The Verdict

In the end, Somali and the Forest Spirit, is a well-executed show. It has some really good design work, a lot of the backgrounds and the uses of colour are really gorgeous. The story is emotionally effective and I can see a lot of people balling their eyes out at this show, but for me it just plays it a little too simple and safe. If you’re after a gentle wander through a slightly strange land with some feels along the way than check this series out. If you’re after something a little more hard-hitting though, then I’d suggest you journey somewhere else.

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Chris Joynson, aka the Infallible Fish, is a writer, blogger and lover of animation living in Sheffield. The blog updates every Friday or you can follow me on Twitter @ChrisGJoynson.

Cartoon Corner: She-Ra and the Princesses of Power Review

Blog She Ra and the Princesses of Power Review Title

Ooh. Are we messing with Adora?

What’s the Story?

Raised by the Horde since she was a baby, Adora has been taught to fear the evil princesses of Etheria and to serve her lord, Hordak. However, when she sneaks out with her best friend Catra and comes across a magical sword in the woods (it happens), she discovers that she has an even greater destiny. Realising that it’s actually the Horde that are evil, Adora joins the princesses and their rebellion, putting her at odds with Catra, who remains with the Horde. Transforming into the mighty She-Ra, Adora battles to free her home and protect her new friends, but not everything is as it seems. There is more to Etheria than first meets the eye, just what was the plan of the First Ones and what did they do to this planet? Why did the previous She-Ra, Mara, turn against them and what is Hordak searching for out in deep space? The answers will test Adora and her friends to their limits and bring them into conflict with a near immortal evil.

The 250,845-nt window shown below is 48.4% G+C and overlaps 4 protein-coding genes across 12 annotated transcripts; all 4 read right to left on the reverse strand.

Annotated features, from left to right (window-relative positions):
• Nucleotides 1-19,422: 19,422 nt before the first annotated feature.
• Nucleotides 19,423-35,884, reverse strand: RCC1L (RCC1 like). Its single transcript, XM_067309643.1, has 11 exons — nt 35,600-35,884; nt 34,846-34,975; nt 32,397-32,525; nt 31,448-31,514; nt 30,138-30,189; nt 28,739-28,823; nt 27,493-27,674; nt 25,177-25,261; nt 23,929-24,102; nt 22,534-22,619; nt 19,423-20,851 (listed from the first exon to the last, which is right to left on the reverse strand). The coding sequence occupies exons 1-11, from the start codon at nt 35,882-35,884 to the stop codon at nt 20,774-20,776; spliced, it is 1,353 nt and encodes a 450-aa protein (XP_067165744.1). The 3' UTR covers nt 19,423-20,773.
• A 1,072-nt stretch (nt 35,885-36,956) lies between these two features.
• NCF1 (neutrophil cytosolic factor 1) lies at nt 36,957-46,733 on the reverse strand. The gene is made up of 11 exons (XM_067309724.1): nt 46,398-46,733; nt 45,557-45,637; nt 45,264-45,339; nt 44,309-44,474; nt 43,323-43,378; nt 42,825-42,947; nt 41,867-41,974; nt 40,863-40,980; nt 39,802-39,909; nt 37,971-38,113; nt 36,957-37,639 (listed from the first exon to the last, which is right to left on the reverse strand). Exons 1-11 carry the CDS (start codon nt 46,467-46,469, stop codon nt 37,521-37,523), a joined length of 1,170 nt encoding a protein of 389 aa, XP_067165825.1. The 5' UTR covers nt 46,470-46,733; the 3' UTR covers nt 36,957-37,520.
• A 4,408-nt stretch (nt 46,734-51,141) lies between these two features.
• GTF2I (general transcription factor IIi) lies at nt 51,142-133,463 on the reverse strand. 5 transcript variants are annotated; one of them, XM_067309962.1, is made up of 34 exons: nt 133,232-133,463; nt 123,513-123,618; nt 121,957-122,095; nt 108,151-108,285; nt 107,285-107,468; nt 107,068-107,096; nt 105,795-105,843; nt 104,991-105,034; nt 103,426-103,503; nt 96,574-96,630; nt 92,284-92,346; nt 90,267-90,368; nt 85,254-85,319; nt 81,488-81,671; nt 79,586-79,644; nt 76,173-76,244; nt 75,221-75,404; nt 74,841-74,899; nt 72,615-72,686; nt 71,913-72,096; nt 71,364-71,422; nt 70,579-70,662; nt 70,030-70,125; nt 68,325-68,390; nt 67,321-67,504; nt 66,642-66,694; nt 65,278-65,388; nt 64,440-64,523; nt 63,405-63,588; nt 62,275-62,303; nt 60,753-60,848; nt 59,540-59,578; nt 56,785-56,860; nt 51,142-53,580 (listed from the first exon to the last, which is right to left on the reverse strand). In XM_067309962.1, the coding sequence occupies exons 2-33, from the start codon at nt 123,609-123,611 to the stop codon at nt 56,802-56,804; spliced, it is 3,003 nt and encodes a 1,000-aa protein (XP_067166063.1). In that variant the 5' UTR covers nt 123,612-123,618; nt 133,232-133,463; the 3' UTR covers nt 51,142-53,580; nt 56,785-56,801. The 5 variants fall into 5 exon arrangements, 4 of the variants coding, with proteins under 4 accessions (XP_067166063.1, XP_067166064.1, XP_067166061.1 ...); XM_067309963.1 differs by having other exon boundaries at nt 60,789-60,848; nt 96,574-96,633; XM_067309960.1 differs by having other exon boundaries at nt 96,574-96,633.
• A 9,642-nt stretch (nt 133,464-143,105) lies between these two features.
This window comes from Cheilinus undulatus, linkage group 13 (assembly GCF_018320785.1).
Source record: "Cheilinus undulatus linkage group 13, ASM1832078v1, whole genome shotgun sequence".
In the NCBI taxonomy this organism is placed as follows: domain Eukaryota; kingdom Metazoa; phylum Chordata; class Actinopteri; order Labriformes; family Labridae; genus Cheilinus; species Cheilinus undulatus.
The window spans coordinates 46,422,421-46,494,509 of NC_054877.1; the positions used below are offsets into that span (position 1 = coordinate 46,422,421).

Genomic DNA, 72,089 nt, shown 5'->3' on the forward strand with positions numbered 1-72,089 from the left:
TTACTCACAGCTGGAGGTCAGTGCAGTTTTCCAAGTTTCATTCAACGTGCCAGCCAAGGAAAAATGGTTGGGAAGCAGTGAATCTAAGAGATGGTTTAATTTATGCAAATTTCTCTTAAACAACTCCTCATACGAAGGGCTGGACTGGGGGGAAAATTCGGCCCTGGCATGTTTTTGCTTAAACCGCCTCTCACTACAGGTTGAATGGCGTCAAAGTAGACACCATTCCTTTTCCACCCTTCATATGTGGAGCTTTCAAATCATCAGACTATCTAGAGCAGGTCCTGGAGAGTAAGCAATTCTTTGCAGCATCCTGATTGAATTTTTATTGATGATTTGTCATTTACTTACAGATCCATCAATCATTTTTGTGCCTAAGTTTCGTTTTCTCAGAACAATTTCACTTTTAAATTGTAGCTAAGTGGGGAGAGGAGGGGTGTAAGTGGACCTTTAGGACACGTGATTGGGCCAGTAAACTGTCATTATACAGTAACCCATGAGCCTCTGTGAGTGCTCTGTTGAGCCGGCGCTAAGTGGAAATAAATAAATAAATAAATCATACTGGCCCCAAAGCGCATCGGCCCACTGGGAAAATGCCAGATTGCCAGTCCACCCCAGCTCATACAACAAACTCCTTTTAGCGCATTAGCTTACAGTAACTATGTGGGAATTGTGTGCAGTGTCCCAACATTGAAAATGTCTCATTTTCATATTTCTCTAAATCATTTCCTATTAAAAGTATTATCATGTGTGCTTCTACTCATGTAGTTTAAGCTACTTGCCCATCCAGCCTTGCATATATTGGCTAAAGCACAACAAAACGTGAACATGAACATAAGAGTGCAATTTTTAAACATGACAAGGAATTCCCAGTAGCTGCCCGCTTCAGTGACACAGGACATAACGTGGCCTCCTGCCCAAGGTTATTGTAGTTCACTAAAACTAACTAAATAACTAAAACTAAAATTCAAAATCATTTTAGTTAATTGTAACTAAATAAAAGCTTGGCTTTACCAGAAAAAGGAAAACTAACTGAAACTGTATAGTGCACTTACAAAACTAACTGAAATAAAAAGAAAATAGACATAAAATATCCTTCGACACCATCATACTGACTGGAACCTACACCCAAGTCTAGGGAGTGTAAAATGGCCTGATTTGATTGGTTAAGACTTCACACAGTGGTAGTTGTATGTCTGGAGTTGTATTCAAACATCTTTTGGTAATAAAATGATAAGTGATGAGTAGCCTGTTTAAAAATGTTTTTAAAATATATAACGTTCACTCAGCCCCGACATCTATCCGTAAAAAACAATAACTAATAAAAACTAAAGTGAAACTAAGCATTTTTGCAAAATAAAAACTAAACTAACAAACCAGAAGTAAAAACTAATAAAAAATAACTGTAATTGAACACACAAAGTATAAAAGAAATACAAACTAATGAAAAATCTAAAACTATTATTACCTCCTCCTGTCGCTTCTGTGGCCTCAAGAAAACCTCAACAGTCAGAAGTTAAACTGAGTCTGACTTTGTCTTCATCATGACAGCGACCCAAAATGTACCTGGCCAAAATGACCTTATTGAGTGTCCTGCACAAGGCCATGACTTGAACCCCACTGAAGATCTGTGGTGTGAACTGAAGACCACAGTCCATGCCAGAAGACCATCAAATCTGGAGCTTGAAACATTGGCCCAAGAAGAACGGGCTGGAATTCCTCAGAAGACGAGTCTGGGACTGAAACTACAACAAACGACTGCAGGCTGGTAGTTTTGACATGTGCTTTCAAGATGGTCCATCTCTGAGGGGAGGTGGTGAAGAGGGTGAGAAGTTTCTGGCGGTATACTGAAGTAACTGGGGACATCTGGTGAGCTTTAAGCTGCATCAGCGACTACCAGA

The Review

It’s true what they say, you don’t know what you’re missing until it’s gone. I’ve enjoyed watching every season of She-Ra (you can check out my review of the first season HERE), and the show has gone from strength to strength with each new season. I’ve laughed, cheered and even cried a little bit as I’ve followed this show and it’s characters, but I guess I’m only just now realising how much I’m going to miss this show. I’m writing this review about a week after watching the very last episode, which is unusual for me. Normally I start a review the moment I finish watching something to make sure all my thoughts are fresh in my mind, but in this case I wasn’t planning on reviewing She-Ra again. I’d said most of what I wanted to in my first review and far better reviewers than me have gone on to breakdown the themes and developments in later seasons. Yet, as I sit here listening to the ‘Drunk Adora’ video for the millionth time, I just can’t get this final season out of my head so let’s talk about it.